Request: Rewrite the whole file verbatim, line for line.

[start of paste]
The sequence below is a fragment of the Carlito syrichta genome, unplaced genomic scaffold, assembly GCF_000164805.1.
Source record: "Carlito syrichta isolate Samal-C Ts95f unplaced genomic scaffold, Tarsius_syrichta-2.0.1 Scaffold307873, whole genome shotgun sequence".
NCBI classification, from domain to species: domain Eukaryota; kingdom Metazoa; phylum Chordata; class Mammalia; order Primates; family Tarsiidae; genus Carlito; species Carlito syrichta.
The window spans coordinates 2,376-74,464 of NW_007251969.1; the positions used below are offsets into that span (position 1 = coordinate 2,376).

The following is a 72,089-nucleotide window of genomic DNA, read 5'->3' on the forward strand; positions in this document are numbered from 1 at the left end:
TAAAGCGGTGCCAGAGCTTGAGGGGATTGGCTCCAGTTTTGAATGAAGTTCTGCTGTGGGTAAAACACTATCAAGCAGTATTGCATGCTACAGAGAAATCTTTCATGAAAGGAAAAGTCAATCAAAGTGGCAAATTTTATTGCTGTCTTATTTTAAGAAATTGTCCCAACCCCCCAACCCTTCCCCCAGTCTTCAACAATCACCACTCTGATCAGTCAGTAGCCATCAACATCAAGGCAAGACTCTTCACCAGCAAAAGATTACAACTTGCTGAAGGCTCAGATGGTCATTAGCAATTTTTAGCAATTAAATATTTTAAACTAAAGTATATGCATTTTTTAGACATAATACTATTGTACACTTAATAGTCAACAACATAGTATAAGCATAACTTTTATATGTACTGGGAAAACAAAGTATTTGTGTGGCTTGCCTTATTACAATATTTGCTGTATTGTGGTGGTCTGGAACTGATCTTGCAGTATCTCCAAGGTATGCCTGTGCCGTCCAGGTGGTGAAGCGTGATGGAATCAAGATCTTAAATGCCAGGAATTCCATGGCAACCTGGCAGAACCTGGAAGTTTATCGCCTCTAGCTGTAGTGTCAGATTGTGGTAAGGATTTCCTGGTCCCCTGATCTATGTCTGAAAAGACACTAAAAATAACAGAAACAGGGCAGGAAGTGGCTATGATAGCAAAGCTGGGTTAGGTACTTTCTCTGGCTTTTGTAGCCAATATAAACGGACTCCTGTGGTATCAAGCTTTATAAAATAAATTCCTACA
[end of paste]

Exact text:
The sequence below is a fragment of the Carlito syrichta genome, unplaced genomic scaffold, assembly GCF_000164805.1.
Source record: "Carlito syrichta isolate Samal-C Ts95f unplaced genomic scaffold, Tarsius_syrichta-2.0.1 Scaffold307873, whole genome shotgun sequence".
NCBI classification, from domain to species: domain Eukaryota; kingdom Metazoa; phylum Chordata; class Mammalia; order Primates; family Tarsiidae; genus Carlito; species Carlito syrichta.
The window spans coordinates 2,376-74,464 of NW_007251969.1; the positions used below are offsets into that span (position 1 = coordinate 2,376).

The following is a 72,089-nucleotide window of genomic DNA, read 5'->3' on the forward strand; positions in this document are numbered from 1 at the left end:
TAAAGCGGTGCCAGAGCTTGAGGGGATTGGCTCCAGTTTTGAATGAAGTTCTGCTGTGGGTAAAACACTATCAAGCAGTATTGCATGCTACAGAGAAATCTTTCATGAAAGGAAAAGTCAATCAAAGTGGCAAATTTTATTGCTGTCTTATTTTAAGAAATTGTCCCAACCCCCCAACCCTTCCCCCAGTCTTCAACAATCACCACTCTGATCAGTCAGTAGCCATCAACATCAAGGCAAGACTCTTCACCAGCAAAAGATTACAACTTGCTGAAGGCTCAGATGGTCATTAGCAATTTTTAGCAATTAAATATTTTAAACTAAAGTATATGCATTTTTTAGACATAATACTATTGTACACTTAATAGTCAACAACATAGTATAAGCATAACTTTTATATGTACTGGGAAAACAAAGTATTTGTGTGGCTTGCCTTATTACAATATTTGCTGTATTGTGGTGGTCTGGAACTGATCTTGCAGTATCTCCAAGGTATGCCTGTGCCGTCCAGGTGGTGAAGCGTGATGGAATCAAGATCTTAAATGCCAGGAATTCCATGGCAACCTGGCAGAACCTGGAAGTTTATCGCCTCTAGCTGTAGTGTCAGATTGTGGTAAGGATTTCCTGGTCCCCTGATCTATGTCTGAAAAGACACTAAAAATAACAGAAACAGGGCAGGAAGTGGCTATGATAGCAAAGCTGGGTTAGGTACTTTCTCTGGCTTTTGTAGCCAATATAAACGGACTCCTGTGGTATCAAGCTTTATAAAATAAATTCCTACA